CHICAGO — The Chicago alligator had gone to ground Friday morning, with no confirmed sightings of the animal since early the day before as attempts to capture it entered a fourth day.
Chicago police and animal control officials were called to the Humboldt Park lagoon around noon Tuesday, hours after people first reported seeing the reptile there and shared photos of it on social media.
After three days of unfruitful attempts, the team trying to capture the animal has reached out to biologists and other experts who recommended a machine used underwater to mimic the sound of a baby alligator. The machine, which was being lent by someone in “the Southern states,” was supposed to arrive in Chicago by around noon Friday.
There has not been a confirmed alligator sighting since around 2 a.m. Thursday, according to volunteer animal catcher Alligator Bob, who declines to have his full name used. Several people watching from the Humboldt Park Boathouse have sent in “Loch Ness”-quality pictures, he said.
Fluctuations in temperature over the past few days may account for the lack of sightings. It is also possible that the alligator was injured or sick when he entered the lagoon, he said.
People have flocked to the West Side park to try to see the alligator, with Chicago Park District workers putting up snow fencing around the lagoon Thursday to keep onlookers away from the water.
Although more than a day had passed since a confirmed sighting, the novelty and excitement of an alligator in the lagoon has yet to wear off. A man riding along the lagoon’s outer path with his two children stopped Friday morning to take a picture near one of several danger signs placed Wednesday to warn of the alligator.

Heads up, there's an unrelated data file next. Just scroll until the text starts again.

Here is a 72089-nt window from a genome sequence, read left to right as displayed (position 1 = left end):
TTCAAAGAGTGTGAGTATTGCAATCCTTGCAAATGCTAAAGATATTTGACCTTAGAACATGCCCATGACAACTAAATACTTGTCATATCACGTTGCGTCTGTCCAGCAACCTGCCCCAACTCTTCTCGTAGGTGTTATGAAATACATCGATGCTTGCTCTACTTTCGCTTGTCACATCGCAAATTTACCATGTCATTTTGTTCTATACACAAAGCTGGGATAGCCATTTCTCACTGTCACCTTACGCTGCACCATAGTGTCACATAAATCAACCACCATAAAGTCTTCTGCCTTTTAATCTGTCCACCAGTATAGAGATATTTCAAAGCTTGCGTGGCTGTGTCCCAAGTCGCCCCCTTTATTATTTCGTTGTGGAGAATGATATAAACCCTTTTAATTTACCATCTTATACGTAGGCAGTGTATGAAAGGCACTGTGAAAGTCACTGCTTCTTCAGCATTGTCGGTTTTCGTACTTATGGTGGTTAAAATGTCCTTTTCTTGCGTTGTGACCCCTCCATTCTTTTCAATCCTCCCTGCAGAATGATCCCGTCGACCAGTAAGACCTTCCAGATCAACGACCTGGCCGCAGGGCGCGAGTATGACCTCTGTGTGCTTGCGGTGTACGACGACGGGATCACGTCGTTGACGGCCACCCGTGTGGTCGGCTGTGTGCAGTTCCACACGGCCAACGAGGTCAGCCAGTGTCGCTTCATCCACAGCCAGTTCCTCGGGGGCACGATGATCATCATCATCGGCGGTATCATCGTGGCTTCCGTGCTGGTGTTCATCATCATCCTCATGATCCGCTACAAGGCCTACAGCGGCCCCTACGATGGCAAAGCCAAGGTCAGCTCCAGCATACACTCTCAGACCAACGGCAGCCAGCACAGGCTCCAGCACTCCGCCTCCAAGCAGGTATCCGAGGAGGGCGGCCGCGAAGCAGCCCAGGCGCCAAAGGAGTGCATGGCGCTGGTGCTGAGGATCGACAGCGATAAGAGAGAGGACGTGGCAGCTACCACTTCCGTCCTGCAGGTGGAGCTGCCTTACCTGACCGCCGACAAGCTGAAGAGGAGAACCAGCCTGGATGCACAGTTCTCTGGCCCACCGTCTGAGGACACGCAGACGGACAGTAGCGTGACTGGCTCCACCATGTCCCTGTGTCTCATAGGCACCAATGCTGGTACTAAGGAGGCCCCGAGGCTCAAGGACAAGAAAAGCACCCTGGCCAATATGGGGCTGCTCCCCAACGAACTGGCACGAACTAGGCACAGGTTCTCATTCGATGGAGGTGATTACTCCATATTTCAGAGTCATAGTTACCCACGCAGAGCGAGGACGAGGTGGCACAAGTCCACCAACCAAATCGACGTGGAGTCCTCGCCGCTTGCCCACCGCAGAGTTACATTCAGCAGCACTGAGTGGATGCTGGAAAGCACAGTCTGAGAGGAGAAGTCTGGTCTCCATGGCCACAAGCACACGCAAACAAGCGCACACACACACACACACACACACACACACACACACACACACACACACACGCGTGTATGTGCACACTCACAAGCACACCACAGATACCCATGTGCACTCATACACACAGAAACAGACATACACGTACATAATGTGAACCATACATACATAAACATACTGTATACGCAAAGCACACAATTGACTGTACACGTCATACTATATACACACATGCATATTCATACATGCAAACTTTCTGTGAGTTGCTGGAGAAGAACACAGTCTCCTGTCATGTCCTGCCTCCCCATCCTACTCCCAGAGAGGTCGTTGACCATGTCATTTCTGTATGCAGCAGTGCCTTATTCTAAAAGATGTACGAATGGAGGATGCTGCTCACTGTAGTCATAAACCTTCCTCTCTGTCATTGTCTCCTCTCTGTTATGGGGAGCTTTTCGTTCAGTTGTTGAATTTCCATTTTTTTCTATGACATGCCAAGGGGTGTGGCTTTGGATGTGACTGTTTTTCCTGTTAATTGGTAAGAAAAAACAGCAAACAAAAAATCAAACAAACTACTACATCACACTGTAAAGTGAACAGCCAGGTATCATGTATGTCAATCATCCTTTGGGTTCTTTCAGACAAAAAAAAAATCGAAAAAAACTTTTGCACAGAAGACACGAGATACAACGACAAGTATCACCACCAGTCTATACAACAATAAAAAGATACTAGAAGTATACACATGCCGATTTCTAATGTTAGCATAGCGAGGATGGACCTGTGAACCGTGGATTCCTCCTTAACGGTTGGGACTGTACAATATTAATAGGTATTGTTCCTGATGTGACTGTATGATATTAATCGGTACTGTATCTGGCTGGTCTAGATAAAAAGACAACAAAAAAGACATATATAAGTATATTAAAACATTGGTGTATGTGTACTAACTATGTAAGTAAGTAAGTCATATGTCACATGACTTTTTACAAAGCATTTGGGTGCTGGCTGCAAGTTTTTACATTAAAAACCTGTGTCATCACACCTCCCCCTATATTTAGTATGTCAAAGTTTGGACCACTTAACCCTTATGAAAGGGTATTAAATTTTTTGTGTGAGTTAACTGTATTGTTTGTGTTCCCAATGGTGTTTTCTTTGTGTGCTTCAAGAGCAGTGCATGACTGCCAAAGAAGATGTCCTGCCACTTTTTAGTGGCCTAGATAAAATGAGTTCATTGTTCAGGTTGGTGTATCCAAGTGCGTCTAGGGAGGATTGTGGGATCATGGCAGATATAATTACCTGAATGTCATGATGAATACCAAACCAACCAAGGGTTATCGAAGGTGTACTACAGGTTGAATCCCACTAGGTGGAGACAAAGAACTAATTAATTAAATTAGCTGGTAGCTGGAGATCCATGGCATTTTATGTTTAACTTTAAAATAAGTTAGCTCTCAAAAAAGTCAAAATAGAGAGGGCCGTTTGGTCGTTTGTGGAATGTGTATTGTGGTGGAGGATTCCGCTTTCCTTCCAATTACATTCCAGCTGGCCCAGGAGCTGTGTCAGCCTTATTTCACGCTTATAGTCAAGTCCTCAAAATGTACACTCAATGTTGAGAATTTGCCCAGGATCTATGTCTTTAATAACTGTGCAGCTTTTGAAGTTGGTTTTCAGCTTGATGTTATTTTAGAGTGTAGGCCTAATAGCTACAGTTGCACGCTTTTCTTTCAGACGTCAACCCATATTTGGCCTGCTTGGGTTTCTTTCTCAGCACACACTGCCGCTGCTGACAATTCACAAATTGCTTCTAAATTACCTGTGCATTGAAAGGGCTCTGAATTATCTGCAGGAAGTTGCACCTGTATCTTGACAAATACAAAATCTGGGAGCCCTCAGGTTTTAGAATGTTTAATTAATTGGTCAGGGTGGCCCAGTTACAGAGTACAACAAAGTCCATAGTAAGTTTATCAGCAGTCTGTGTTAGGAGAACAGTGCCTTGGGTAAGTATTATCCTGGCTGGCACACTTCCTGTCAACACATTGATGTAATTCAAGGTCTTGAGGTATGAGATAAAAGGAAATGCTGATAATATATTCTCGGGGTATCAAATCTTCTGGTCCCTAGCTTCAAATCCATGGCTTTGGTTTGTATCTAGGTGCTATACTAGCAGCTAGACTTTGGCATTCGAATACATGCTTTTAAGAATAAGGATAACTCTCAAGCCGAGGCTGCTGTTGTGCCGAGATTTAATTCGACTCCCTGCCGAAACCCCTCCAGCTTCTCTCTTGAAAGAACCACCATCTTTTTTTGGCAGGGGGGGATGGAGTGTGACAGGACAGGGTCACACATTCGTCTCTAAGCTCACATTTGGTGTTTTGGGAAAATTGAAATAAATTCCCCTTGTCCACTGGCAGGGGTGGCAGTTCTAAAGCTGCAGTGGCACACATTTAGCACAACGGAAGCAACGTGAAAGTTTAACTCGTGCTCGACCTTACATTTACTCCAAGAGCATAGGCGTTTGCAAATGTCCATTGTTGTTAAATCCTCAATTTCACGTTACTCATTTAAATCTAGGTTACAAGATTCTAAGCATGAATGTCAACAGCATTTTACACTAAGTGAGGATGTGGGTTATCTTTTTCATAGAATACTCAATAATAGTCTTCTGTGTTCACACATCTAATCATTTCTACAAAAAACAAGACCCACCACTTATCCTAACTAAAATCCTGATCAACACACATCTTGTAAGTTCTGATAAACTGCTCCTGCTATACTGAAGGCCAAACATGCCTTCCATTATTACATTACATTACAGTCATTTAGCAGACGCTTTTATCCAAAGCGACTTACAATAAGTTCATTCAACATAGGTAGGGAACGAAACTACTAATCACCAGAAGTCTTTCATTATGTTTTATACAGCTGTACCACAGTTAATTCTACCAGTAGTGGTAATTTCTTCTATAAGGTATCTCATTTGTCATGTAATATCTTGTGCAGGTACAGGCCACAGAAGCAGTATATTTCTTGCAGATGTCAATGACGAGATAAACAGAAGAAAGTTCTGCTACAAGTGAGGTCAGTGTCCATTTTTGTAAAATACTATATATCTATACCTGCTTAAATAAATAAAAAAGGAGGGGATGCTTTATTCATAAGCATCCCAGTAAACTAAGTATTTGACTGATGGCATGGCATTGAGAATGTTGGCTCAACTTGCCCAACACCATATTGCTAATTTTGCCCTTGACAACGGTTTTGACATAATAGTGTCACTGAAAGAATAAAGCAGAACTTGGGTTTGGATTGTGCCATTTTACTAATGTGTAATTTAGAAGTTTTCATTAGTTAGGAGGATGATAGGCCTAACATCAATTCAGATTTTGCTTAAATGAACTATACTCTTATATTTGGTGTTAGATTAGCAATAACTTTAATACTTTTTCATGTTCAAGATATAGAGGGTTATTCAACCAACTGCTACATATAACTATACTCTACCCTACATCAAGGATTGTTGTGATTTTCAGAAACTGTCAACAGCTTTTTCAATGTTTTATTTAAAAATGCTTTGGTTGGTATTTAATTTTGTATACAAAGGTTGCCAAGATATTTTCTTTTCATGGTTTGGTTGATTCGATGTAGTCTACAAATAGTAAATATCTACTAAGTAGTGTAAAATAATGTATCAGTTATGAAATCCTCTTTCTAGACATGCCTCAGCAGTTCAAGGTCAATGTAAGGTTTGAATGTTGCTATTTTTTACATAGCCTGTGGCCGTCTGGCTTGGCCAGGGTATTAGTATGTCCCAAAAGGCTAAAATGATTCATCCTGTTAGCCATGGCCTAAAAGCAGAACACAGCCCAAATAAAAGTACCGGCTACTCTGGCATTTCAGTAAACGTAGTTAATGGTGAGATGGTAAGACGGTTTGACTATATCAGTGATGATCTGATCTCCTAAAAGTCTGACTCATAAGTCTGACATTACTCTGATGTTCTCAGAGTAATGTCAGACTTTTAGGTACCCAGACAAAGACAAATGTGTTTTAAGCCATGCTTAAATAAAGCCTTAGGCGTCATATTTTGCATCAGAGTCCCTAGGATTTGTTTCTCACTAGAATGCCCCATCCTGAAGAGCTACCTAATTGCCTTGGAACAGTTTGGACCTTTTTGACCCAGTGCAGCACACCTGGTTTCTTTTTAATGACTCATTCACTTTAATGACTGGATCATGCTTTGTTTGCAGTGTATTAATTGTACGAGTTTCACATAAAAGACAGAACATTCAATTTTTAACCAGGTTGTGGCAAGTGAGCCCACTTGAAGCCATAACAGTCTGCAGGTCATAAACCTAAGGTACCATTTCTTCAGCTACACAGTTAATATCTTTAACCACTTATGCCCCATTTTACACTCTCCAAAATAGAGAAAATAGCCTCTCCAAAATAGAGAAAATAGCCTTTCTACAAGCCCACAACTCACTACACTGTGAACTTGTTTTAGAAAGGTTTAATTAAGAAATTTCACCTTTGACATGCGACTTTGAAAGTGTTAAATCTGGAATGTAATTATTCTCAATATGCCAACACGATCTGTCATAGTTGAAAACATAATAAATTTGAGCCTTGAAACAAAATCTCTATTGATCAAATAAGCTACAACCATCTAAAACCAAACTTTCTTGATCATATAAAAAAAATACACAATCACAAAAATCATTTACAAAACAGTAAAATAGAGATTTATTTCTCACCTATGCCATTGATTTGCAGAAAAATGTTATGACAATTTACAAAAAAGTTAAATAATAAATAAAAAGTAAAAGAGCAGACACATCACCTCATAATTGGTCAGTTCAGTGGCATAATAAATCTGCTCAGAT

“Make an alligator face,” he told his kids as they bared their teeth and raised their hands to perform a gator chomp.
Around 11 a.m. cries erupted from a group gathered watching a trap on the eastern side of the lagoon. Several people claimed they saw the alligator near the trap.
“We saw it like the blink of an eye,” said Deandre Jackson, who took off work Friday to investigate the Humboldt Park alligator hype for himself.
He said it looked like a fish or turtle surfacing until the eyes were visible, then it was clear that it was the alligator.
Jackson expressed dissatisfaction with Alligator Bob’s tactics. Others in the group agreed.
“What are we holding him accountable to, what are the standards?” Martinek said. “Can we get someone on payroll?”
Although the alligator remained at large, Martinek, who has been at the lagoon looking for the gator every day after work, said that there are many positive outcomes of the reptile situation.
“I think it’s nice that all these new people are discovering our park,” she said. “It’s nice to see people excited and neighbors talking and meeting people in the community that otherwise wouldn’t have come here. Hopefully they’ll be back.”
Up at the boathouse earlier, a small crowd, including a man in a dinosaur suit who swayed to salsa music playing faintly from the building, watched the water from above.
Jose Ramos, a resident of Belmont Cragin, has been out at the park every day except Thursday since the alligator was first spotted.
Ramos said he wondered why no one has been called in from the Florida Everglades or another swampy area.
“If you’re going to waste resources, waste them properly,” Ramos said. “Get the professionals out here to take care of this. One person can’t do it, that’s evident already. This is the fourth day and we’re still in limbo.”
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PHOTOS (for help with images, contact 312-222-4194): CHICAGO-GATOR